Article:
So while most photographers I know tend to get a little depressed and down when when the brown season takes hold, there are still plenty of good opportunities to be had when it comes to photographing Rocky this time of year. Lastly one other great thing about getting out during the brown seasons is the lack of crowds. Most of the time you will easily be able to find peace and solitude easily while in one of the most beautiful places on earth.

Long Lens Landscapes

With the recent addition of a Sigma150-600mm 5-6.3 DG HSM OS C to my lens kit, I've been putting it's longer focal lengths to good use when photographing landscapes in Rocky Mountain National Park. I purchased the lens to use primarily for wildlife in Rocky but have found the longer focal lengths to be very useful at compressing and isolating portions of the landscape. I found this to be the case when photographing low lying fog in Moraine Park from the Many Parks Curve overlook along Trail Ridge Road. Using the 600mm focal length on the lens, I was able to isolate this portion of Moraine Park as the fog moved out. Technical Details: Nikon D810, Sigma150-600mm 5-6.3 DG HSM OS C lens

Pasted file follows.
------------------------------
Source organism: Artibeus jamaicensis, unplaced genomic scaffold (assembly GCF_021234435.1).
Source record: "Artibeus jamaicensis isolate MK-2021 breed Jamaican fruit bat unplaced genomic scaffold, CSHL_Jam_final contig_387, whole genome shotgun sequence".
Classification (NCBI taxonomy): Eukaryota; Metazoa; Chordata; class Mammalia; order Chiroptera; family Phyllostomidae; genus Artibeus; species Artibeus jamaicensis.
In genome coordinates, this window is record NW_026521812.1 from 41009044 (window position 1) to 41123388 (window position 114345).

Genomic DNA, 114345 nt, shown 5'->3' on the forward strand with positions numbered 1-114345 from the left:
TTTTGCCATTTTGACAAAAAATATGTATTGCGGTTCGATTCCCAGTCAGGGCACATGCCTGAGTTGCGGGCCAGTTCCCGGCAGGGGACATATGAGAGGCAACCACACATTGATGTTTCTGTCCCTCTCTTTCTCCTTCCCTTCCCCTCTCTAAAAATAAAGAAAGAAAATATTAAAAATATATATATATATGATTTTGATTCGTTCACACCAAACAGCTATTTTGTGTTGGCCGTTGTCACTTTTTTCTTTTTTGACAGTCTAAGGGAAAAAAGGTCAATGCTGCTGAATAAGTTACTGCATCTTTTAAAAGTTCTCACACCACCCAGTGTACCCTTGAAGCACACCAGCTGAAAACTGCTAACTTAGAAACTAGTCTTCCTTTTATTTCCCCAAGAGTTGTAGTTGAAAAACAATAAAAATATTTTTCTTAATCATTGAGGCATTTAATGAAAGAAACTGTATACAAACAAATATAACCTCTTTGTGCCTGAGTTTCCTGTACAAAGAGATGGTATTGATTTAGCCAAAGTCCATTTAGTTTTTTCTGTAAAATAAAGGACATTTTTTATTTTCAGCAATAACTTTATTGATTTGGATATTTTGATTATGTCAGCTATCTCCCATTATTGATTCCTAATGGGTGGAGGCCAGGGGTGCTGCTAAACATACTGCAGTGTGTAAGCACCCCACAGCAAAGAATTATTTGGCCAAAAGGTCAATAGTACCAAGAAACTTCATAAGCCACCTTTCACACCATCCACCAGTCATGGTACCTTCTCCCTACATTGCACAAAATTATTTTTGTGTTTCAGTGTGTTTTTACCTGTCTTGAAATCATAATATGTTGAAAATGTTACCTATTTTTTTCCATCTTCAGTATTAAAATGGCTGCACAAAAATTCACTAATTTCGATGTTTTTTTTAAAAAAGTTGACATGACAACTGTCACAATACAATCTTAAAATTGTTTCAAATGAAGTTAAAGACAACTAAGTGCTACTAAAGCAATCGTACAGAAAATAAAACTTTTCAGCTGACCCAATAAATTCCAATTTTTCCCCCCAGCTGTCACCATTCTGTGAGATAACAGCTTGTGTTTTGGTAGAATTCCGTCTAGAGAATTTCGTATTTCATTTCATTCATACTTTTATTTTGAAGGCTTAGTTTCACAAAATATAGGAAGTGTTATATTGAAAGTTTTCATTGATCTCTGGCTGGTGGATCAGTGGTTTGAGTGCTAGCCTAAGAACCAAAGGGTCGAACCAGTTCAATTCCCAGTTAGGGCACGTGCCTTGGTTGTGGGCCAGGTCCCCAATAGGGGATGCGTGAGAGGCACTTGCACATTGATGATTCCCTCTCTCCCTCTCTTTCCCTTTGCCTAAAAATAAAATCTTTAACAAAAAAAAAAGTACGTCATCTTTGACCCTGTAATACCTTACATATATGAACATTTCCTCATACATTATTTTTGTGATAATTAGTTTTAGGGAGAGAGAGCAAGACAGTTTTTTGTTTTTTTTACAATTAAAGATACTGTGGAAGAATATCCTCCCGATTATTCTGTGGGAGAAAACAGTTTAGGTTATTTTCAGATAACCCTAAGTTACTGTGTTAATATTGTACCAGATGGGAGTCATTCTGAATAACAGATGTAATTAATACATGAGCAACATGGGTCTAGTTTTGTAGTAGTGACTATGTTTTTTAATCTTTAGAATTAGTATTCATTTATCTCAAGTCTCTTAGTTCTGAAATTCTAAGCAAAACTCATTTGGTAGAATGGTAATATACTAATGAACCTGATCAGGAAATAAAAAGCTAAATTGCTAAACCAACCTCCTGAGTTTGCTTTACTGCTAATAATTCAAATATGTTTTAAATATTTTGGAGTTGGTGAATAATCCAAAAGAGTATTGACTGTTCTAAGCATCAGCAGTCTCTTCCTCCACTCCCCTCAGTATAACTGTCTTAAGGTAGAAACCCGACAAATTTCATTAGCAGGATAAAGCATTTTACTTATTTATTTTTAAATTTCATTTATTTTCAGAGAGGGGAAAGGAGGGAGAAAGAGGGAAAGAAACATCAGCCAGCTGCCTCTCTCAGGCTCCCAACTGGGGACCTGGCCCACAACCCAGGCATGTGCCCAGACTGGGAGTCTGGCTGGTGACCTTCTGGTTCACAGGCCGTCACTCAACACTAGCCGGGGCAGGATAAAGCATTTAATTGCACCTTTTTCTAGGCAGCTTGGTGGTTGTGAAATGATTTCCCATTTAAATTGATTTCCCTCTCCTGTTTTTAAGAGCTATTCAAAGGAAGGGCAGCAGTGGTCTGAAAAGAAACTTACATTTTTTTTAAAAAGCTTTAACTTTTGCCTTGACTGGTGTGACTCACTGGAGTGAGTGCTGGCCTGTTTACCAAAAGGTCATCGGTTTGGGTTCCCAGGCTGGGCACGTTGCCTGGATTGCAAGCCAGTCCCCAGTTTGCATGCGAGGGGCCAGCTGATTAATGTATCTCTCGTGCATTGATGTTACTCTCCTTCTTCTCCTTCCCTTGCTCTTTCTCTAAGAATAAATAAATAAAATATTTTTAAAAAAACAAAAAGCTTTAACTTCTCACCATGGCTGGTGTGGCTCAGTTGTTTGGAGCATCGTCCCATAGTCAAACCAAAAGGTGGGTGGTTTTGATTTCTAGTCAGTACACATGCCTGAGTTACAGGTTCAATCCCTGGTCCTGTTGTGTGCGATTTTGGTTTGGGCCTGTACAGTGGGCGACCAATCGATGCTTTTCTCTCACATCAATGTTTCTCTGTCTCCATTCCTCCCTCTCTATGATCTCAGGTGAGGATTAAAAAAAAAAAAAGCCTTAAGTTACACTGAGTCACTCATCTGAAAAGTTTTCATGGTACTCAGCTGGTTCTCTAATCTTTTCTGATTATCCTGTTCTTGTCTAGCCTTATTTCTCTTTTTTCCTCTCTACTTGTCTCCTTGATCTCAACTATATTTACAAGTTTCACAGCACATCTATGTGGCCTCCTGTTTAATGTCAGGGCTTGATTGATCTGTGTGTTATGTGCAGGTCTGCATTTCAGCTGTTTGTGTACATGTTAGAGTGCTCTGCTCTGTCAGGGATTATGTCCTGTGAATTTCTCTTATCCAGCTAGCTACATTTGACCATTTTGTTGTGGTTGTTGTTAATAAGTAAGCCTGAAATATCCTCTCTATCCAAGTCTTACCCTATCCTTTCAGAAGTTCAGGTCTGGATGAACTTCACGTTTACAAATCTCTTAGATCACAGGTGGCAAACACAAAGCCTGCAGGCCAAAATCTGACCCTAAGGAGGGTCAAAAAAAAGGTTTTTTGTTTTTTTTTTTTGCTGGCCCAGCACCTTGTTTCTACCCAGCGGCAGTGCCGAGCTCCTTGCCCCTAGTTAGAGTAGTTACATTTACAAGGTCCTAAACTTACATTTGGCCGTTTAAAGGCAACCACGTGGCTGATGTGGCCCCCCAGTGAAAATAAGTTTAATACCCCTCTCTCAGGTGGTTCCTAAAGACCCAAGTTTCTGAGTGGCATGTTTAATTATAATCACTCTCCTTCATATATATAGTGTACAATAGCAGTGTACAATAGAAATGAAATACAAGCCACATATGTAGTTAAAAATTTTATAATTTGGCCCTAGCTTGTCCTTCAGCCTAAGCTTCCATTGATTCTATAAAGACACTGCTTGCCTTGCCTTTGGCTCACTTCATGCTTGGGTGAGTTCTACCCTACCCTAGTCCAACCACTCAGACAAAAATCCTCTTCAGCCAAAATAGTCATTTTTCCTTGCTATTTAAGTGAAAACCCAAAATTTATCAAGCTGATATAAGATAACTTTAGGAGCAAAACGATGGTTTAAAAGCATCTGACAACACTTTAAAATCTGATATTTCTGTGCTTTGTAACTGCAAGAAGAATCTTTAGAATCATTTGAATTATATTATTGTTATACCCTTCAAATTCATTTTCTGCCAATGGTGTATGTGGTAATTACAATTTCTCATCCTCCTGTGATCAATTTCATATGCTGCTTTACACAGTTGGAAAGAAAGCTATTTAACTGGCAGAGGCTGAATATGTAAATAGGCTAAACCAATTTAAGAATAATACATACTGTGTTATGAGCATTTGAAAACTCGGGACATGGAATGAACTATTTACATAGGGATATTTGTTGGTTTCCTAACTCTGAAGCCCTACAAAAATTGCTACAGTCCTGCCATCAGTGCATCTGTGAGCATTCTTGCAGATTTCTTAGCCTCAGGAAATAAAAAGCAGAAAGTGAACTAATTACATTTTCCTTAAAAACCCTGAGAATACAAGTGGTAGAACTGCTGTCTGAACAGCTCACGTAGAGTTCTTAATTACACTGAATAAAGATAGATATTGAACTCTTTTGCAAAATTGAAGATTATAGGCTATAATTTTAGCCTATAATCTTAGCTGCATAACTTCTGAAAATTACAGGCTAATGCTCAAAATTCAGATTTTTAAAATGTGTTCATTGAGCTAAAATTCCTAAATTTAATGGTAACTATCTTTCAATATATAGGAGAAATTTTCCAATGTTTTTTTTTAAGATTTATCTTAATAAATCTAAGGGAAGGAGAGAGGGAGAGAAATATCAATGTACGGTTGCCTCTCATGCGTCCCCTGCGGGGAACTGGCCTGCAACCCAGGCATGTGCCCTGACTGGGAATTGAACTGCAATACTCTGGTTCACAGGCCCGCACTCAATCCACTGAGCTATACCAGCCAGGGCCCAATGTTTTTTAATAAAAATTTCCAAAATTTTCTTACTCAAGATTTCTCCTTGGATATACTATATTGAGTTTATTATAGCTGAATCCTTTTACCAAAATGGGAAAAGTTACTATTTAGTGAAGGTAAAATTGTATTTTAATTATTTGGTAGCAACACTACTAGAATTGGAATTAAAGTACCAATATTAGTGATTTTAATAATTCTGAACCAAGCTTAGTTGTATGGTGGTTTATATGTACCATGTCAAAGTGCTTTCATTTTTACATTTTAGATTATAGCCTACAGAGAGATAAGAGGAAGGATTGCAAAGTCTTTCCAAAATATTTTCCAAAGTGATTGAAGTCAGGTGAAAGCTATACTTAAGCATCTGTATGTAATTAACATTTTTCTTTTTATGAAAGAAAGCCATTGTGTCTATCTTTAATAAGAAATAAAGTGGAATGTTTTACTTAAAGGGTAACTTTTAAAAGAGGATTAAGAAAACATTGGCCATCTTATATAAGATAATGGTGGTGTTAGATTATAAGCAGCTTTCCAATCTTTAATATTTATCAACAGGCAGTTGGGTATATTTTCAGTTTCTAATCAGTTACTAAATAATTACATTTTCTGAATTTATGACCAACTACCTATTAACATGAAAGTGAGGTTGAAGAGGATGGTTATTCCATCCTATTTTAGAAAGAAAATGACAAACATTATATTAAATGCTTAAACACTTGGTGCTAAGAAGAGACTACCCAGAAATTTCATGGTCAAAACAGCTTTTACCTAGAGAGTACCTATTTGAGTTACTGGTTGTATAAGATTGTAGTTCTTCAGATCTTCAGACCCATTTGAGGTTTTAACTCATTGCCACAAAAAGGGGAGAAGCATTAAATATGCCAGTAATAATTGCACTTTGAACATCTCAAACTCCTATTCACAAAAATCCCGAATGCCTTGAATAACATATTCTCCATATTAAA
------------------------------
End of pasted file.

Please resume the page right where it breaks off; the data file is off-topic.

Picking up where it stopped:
With the recent addition of a Sigma150-600mm 5-6.3 DG HSM OS C to my lens kit, I’ve been putting it’s longer focal lengths to good use when photographing landscapes in Rocky Mountain National Park. I purchased the lens to use primarily for wildlife in Rocky but have found the longer focal lengths to be very useful at compressing and isolating portions of the landscape. I found this to be the case when photographing low lying fog in Moraine Park from the Many Parks Curve overlook along Trail Ridge Road. Using the 600mm focal length on the lens, I was able to isolate this portion of Moraine Park as the fog moved out. Technical Details: Nikon D810, Sigma150-600mm 5-6.3 DG HSM OS C lens

Which lens or focal length to use when photographing a particular scene or image is a vital function to creating to compositionally coherent image. Browsing through my landscape image catalogs it’s apparent that approximately 75% of my images are taken between the focal length range of 16mm and 105mm. This is more or less in line with my style of photography and works well to convey and translate my vision of the landscapes I enjoy photographing.

With that being said I still look to put my longer lenses to good use whenever possible. While many of my photographs have been created with wide to moderate focal length lenses, some of my favorite images have been taken with longer focal lengths which allow for the isolation or compression of the subject or landscape.